(Cf. Bullinger’s Companion Bible Page 720.)
Name. The Hebrew word means praises or hymns, while the Greek word means psalms. It may well be called the "Hebrew Prayer and Praise Book." The prevailing note is one of praise, though some are sad and plaintive while others are philosophical.
Authors. Of the 150 Psalms, there is no means of determining the authorship of 50. The authors named for others are David, Asaph, the sons of Korah, Herman, Ethan, Moses and Solomon. Of the 100 whose authorship is indicated, David is credited with 73, and in the New Testament he alone is referred to as the author of them. Lu. 20:42.
Relation to the Other Old Testament Books. It has been called the heart of the entire Bible, but its relation to the Old Testament is especially intimate. All divine manifestations are viewed in regard to their bearing on the inner experience. History is interpreted in the light of a passion for truth and righteousness and as showing forth the nearness of our relation to God.
The Subjects of the Psalms. It is very difficult to make any sort of classification of the Psalms and any classification is open to criticism. For this reason many groupings have been suggested. The following, taken from different sources, may be of help. (1) Hymns of praise, 8, 18, 19, 104, 145, 147, etc. (2) National hymns, 105, 106, 114, etc. (3) Temple hymns or hymns for public worship, 15, 24, 87, etc. (4) Hymns relating to trial and calamity, 9, 22, 55, 56, 109, etc. (5) Messianic Psalms, 2,16, 40, 72, 110, etc. (6) Hymns of general religious character, 89, 90, 91, 121, 127, etc.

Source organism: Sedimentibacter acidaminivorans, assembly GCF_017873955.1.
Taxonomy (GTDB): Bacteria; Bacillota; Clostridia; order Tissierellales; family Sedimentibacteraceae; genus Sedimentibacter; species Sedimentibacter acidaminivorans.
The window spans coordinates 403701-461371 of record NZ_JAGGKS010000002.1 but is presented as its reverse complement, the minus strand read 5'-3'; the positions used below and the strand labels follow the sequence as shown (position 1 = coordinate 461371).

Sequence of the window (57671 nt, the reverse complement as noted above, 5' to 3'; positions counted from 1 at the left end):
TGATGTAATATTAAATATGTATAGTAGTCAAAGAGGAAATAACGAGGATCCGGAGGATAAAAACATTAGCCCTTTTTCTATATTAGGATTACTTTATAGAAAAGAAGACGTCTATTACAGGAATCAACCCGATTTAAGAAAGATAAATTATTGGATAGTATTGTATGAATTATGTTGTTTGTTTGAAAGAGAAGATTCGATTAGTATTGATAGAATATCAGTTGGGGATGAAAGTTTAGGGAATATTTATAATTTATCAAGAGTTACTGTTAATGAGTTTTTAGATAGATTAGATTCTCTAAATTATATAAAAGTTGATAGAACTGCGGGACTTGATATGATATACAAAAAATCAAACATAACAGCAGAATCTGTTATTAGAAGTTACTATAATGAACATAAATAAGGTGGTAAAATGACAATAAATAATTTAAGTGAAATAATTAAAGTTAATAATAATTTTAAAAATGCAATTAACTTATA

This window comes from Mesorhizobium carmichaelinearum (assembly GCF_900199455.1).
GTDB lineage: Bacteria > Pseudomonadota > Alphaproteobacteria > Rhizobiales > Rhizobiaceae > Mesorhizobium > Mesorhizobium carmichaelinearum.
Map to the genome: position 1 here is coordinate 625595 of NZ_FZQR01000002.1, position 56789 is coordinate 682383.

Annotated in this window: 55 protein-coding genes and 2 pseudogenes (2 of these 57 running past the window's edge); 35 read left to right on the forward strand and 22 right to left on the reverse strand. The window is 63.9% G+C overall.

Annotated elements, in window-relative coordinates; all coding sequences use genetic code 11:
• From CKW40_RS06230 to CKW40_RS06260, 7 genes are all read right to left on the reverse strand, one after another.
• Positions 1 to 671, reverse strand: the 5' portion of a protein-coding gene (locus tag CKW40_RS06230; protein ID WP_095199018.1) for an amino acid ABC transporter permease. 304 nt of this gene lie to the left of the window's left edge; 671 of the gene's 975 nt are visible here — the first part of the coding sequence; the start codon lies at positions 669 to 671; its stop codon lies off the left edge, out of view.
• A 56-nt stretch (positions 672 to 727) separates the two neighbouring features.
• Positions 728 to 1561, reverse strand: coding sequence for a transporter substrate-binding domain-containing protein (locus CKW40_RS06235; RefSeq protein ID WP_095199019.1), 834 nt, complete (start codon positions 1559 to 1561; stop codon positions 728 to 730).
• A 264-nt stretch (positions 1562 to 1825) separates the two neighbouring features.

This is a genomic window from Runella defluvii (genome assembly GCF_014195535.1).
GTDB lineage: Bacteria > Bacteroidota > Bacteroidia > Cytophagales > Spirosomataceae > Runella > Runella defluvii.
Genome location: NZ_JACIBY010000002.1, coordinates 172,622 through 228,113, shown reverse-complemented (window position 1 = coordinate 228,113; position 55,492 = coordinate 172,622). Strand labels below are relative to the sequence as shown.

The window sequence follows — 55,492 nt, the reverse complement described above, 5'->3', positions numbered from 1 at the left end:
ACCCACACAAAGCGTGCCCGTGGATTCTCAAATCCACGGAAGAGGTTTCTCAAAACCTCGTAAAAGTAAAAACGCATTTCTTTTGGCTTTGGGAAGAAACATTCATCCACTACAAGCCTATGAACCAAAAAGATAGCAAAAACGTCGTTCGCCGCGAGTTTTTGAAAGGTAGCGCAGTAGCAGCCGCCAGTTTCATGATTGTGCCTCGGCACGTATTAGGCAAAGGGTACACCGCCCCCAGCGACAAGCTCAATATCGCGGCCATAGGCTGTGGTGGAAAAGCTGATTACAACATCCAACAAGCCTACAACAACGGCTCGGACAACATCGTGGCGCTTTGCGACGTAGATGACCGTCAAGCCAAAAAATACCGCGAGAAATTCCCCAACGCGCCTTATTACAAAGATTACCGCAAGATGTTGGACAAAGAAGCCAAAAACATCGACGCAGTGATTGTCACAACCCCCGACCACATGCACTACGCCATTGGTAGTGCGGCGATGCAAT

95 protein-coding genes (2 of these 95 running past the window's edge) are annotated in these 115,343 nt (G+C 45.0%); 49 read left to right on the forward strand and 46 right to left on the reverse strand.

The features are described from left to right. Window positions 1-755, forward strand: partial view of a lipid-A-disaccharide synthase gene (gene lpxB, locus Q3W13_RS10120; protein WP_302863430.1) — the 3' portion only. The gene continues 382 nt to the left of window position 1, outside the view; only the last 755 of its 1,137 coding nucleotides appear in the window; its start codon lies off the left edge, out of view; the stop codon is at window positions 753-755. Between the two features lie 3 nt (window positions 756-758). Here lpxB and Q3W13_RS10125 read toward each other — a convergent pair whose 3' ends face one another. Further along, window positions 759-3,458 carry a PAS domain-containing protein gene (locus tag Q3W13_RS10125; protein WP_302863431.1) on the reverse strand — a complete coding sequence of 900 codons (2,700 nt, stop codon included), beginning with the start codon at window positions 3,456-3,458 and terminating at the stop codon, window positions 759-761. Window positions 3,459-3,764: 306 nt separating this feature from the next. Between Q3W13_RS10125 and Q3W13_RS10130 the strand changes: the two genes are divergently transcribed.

The following classification has been given in the hope of suggesting the most prominent religious characteristics of the Psalms. (1) Those that recognize the one infinite, all-wise and omnipotent God. (2) Those that recognize the universality of his love and providence and goodness. (3) Those showing abhorrence of all idols and the rejection of all subordinate deities. (4) Those giving prophetic glimpses of the Divine Son and of his redeeming work on earth. (5) Those showing the terrible nature of sin, the divine hatred of it and judgment of God upon sinners. (6) Those teaching the doctrines of forgiveness, divine mercy, and the duty of repentance. (7) Those emphasizing the beauty of holiness, the importance of faith and the soul's privilege of communion with God.